(PHOENIX, Ariz. – Feb. 17, 2022) –Dignity Health in Arizona is launching the first research study in North America in which genetic testing is used to identify men and women at risk of developing heart disease based on the makeup of their DNA. If proven effective in clinical trials, this form of genetic testing may be adopted globally to prevent heart disease. Heart disease is the No. 1 killer in the world – in fact, half of Americans are expected to have at least one cardiac event in their lifetime.
Throughout the duration of the study, the cardiology team at Dignity Health Chandler Regional Medical Center, Mercy Gilbert Medical Center and St. Joseph’s Hospital and Medical Center will collect DNA samples from approximately 2,000 men and women who have no known history of heart disease. The DNA samples will then be analyzed at Baylor College of Medicine’s Human Genome Sequencing Center Clinical Lab to determine if the participants have genetic markers known to cause heart disease.
“This should be the last century of heart disease,” said Robert Roberts, MD, Medical Director of Cardiovascular Genomics for Dignity Health in Arizona. “I am hopeful that through the results of this study we will be able to save even more lives in the future by implementing genetic testing for early prevention of coronary artery disease as routine clinical application. This approach would represent a paradigm shift in the prevention of this disease.”
Once the DNA genotyping is completed, the team at Dignity Health hospitals in Arizona will evaluate each participant's genetic markers to determine if they have a low, medium or high chance of developing heart disease. Other health and lifestyle factors will also be considered when determining the participants' risk of heart disease. These include hypertension, diabetes, high cholesterol and whether the participant smokes or is physically active, among others.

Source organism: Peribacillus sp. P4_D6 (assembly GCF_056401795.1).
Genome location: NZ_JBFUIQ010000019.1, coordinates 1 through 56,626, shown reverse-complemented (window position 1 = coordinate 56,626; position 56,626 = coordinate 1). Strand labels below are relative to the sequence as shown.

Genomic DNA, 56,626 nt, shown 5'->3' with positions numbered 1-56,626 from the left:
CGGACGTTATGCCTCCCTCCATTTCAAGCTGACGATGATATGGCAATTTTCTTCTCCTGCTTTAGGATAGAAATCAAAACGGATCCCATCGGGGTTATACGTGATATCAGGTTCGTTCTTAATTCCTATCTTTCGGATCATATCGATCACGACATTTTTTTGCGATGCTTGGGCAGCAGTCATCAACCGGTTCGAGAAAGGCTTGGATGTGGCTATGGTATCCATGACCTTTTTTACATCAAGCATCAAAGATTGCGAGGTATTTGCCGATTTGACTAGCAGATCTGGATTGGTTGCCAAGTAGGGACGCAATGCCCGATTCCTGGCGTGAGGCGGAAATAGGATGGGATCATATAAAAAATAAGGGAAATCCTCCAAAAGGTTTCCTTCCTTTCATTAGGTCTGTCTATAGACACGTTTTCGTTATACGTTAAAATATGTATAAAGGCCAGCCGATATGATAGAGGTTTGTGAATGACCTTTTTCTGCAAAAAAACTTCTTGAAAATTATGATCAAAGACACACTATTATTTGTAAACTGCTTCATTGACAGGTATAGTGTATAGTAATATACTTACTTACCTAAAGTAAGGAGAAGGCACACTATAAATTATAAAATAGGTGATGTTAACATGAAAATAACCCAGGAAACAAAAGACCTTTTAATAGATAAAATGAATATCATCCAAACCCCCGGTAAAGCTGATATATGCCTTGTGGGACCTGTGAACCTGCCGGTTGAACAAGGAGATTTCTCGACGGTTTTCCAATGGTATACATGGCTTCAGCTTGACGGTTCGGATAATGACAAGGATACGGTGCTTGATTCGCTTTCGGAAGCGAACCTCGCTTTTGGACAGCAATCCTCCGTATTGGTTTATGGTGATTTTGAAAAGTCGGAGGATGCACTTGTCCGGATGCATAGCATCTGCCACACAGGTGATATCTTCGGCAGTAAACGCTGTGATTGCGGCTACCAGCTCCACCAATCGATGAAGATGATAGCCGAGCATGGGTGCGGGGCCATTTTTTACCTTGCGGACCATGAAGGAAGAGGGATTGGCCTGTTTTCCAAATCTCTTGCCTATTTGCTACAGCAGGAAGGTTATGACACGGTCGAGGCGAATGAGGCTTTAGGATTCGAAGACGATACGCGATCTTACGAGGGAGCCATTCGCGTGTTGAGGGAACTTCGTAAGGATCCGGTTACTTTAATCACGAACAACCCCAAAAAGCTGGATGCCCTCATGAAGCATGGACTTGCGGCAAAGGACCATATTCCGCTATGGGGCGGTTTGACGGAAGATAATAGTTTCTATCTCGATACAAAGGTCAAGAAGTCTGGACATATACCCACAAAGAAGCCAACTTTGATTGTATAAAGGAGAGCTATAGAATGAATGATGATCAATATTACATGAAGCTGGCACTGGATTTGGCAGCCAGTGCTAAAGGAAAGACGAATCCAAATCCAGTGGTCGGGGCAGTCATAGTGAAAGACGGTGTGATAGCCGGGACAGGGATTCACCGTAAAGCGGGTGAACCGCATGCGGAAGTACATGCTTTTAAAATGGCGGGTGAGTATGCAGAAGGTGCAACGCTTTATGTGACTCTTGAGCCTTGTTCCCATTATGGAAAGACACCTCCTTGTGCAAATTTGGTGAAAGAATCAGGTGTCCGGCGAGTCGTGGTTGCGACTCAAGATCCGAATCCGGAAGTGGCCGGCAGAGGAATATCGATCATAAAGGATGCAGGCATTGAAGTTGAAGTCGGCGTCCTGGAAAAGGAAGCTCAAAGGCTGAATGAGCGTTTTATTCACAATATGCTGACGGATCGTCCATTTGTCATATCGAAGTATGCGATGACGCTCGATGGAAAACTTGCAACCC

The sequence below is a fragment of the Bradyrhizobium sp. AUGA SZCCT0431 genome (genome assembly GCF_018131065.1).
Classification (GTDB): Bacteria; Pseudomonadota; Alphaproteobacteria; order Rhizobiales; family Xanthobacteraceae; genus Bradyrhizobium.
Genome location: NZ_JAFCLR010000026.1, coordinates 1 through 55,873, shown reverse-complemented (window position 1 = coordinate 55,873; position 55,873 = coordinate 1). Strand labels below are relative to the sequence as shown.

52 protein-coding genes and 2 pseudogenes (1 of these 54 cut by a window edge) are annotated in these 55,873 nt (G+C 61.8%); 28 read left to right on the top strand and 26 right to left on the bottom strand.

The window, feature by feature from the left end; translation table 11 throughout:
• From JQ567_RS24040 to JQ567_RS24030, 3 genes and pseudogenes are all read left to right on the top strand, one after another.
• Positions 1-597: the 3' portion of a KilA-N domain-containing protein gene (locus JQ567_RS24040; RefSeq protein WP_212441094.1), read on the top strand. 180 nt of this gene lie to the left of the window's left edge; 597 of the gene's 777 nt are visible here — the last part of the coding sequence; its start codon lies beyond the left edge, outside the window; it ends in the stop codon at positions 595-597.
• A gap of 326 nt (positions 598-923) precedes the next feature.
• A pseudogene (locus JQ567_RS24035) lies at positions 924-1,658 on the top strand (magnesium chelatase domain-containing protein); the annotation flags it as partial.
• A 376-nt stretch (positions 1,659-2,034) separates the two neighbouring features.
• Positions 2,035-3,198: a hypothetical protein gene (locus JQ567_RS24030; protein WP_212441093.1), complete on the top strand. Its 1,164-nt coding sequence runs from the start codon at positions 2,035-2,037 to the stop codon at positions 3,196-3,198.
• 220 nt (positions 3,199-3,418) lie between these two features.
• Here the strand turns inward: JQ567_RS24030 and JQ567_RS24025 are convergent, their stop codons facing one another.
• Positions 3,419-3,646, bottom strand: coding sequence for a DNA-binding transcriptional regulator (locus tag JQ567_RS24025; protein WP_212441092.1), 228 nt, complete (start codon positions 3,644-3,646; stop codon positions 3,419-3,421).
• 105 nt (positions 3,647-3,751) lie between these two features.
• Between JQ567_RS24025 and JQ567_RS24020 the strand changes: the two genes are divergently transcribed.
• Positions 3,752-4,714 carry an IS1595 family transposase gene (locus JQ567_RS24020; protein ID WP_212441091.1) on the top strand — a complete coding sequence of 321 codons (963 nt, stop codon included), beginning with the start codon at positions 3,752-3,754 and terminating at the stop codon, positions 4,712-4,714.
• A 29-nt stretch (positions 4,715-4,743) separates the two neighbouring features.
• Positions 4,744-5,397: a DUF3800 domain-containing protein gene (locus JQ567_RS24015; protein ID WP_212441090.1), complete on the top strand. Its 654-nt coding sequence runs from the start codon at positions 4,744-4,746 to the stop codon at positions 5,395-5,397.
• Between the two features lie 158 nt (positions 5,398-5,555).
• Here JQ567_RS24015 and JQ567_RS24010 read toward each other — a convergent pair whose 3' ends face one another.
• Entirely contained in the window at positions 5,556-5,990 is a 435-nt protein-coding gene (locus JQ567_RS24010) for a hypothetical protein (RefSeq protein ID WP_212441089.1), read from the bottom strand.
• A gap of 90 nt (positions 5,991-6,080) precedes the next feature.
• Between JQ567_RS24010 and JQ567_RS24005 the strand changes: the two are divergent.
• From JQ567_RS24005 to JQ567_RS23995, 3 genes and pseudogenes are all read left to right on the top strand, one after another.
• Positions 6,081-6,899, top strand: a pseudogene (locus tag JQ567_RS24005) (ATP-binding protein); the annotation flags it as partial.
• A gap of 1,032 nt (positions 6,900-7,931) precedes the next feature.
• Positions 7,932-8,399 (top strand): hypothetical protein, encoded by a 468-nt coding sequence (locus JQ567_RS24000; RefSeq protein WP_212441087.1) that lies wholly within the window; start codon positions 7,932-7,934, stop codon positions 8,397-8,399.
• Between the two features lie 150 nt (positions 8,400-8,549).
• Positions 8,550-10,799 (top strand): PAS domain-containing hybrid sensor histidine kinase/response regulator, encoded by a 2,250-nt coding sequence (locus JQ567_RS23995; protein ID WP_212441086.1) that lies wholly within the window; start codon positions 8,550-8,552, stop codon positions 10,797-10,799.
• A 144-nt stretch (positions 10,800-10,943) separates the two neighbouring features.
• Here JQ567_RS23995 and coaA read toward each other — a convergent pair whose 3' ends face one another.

The study participants who have expressed a desire to know their results will be notified by letter. Individuals at high genetic risk for heart disease will have the opportunity to meet with cardiology experts and undergo genetic counseling where needed based on their results and appropriate preventive treatment options.
“It’s important for study participants to have the support they need when going through genetic testing,” said Dr. Roberts. “The genetic counseling team will work closely with the participants who choose to learn of their results to help them understand the findings of their genetic test and what this means moving forward. Cardiologists will also be available to consult with participants and explain how they can prevent developing coronary artery disease.”
Those eligible to participate in the study are men and women between the ages 40 and 60. They must also have no known history of heart disease, as the goal of the study is to determine their genetic risk for developing heart disease before it actually develops.
The duration of the study is expected to last approximately 10 years. During the first two years, DNA samples collected from participants will be evaluated for their risk of developing heart disease. Throughout the remaining period, investigators will be following participants annually to check the status of their heart health, whether they made any lifestyle changes and if they decided to adopt preventative treatment.
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